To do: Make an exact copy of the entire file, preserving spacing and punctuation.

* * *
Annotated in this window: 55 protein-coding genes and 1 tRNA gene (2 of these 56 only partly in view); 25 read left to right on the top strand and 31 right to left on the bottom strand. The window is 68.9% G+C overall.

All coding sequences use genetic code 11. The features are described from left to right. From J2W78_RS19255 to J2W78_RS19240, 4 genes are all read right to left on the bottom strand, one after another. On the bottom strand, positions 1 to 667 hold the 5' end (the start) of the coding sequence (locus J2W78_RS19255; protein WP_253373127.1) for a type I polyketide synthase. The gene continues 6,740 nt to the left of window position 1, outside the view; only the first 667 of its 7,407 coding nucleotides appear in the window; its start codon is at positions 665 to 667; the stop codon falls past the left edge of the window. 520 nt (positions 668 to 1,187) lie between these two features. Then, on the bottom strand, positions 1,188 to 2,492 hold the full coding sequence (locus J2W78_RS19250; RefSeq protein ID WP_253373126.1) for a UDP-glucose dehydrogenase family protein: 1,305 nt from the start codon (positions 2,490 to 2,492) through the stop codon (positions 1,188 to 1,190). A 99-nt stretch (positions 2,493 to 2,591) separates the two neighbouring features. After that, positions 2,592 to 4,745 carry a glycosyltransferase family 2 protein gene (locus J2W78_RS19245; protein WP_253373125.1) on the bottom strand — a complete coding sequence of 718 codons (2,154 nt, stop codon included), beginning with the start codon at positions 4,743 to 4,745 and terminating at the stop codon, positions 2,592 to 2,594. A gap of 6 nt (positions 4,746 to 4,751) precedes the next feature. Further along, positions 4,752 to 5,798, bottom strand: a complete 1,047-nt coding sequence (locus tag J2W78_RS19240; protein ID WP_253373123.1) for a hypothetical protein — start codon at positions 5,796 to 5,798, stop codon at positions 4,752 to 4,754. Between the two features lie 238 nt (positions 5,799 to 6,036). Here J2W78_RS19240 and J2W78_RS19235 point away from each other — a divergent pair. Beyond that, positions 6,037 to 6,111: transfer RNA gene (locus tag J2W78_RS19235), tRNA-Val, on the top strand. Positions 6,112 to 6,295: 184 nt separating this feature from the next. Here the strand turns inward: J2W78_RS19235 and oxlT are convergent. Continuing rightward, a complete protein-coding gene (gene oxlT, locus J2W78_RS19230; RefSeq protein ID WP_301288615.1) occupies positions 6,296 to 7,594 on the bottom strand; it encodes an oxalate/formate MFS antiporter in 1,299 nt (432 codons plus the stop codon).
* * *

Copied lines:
Annotated in this window: 55 protein-coding genes and 1 tRNA gene (2 of these 56 only partly in view); 25 read left to right on the top strand and 31 right to left on the bottom strand. The window is 68.9% G+C overall.

All coding sequences use genetic code 11. The features are described from left to right. From J2W78_RS19255 to J2W78_RS19240, 4 genes are all read right to left on the bottom strand, one after another. On the bottom strand, positions 1 to 667 hold the 5' end (the start) of the coding sequence (locus J2W78_RS19255; protein WP_253373127.1) for a type I polyketide synthase. The gene continues 6,740 nt to the left of window position 1, outside the view; only the first 667 of its 7,407 coding nucleotides appear in the window; its start codon is at positions 665 to 667; the stop codon falls past the left edge of the window. 520 nt (positions 668 to 1,187) lie between these two features. Then, on the bottom strand, positions 1,188 to 2,492 hold the full coding sequence (locus J2W78_RS19250; RefSeq protein ID WP_253373126.1) for a UDP-glucose dehydrogenase family protein: 1,305 nt from the start codon (positions 2,490 to 2,492) through the stop codon (positions 1,188 to 1,190). A 99-nt stretch (positions 2,493 to 2,591) separates the two neighbouring features. After that, positions 2,592 to 4,745 carry a glycosyltransferase family 2 protein gene (locus J2W78_RS19245; protein WP_253373125.1) on the bottom strand — a complete coding sequence of 718 codons (2,154 nt, stop codon included), beginning with the start codon at positions 4,743 to 4,745 and terminating at the stop codon, positions 2,592 to 2,594. A gap of 6 nt (positions 4,746 to 4,751) precedes the next feature. Further along, positions 4,752 to 5,798, bottom strand: a complete 1,047-nt coding sequence (locus tag J2W78_RS19240; protein ID WP_253373123.1) for a hypothetical protein — start codon at positions 5,796 to 5,798, stop codon at positions 4,752 to 4,754. Between the two features lie 238 nt (positions 5,799 to 6,036). Here J2W78_RS19240 and J2W78_RS19235 point away from each other — a divergent pair. Beyond that, positions 6,037 to 6,111: transfer RNA gene (locus tag J2W78_RS19235), tRNA-Val, on the top strand. Positions 6,112 to 6,295: 184 nt separating this feature from the next. Here the strand turns inward: J2W78_RS19235 and oxlT are convergent. Continuing rightward, a complete protein-coding gene (gene oxlT, locus J2W78_RS19230; RefSeq protein ID WP_301288615.1) occupies positions 6,296 to 7,594 on the bottom strand; it encodes an oxalate/formate MFS antiporter in 1,299 nt (432 codons plus the stop codon).